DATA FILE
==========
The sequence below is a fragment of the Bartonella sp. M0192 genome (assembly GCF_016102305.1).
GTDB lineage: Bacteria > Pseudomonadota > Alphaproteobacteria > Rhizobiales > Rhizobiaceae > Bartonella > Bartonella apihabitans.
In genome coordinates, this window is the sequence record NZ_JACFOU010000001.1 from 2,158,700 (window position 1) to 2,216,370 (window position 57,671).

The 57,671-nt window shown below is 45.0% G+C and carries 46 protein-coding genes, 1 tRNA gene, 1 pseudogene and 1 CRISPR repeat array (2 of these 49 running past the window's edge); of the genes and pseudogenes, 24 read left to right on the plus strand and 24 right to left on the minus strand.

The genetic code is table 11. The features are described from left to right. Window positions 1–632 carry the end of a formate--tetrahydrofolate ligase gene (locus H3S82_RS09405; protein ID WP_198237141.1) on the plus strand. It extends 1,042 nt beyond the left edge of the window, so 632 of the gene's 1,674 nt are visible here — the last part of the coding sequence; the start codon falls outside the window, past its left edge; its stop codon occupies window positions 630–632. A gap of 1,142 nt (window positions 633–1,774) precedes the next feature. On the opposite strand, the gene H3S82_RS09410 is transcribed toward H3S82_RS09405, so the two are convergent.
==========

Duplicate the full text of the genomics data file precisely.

The sequence below is a fragment of the Bartonella sp. M0192 genome (assembly GCF_016102305.1).
GTDB lineage: Bacteria > Pseudomonadota > Alphaproteobacteria > Rhizobiales > Rhizobiaceae > Bartonella > Bartonella apihabitans.
In genome coordinates, this window is the sequence record NZ_JACFOU010000001.1 from 2,158,700 (window position 1) to 2,216,370 (window position 57,671).

The 57,671-nt window shown below is 45.0% G+C and carries 46 protein-coding genes, 1 tRNA gene, 1 pseudogene and 1 CRISPR repeat array (2 of these 49 running past the window's edge); of the genes and pseudogenes, 24 read left to right on the plus strand and 24 right to left on the minus strand.

The genetic code is table 11. The features are described from left to right. Window positions 1–632 carry the end of a formate--tetrahydrofolate ligase gene (locus H3S82_RS09405; protein ID WP_198237141.1) on the plus strand. It extends 1,042 nt beyond the left edge of the window, so 632 of the gene's 1,674 nt are visible here — the last part of the coding sequence; the start codon falls outside the window, past its left edge; its stop codon occupies window positions 630–632. A gap of 1,142 nt (window positions 633–1,774) precedes the next feature. On the opposite strand, the gene H3S82_RS09410 is transcribed toward H3S82_RS09405, so the two are convergent.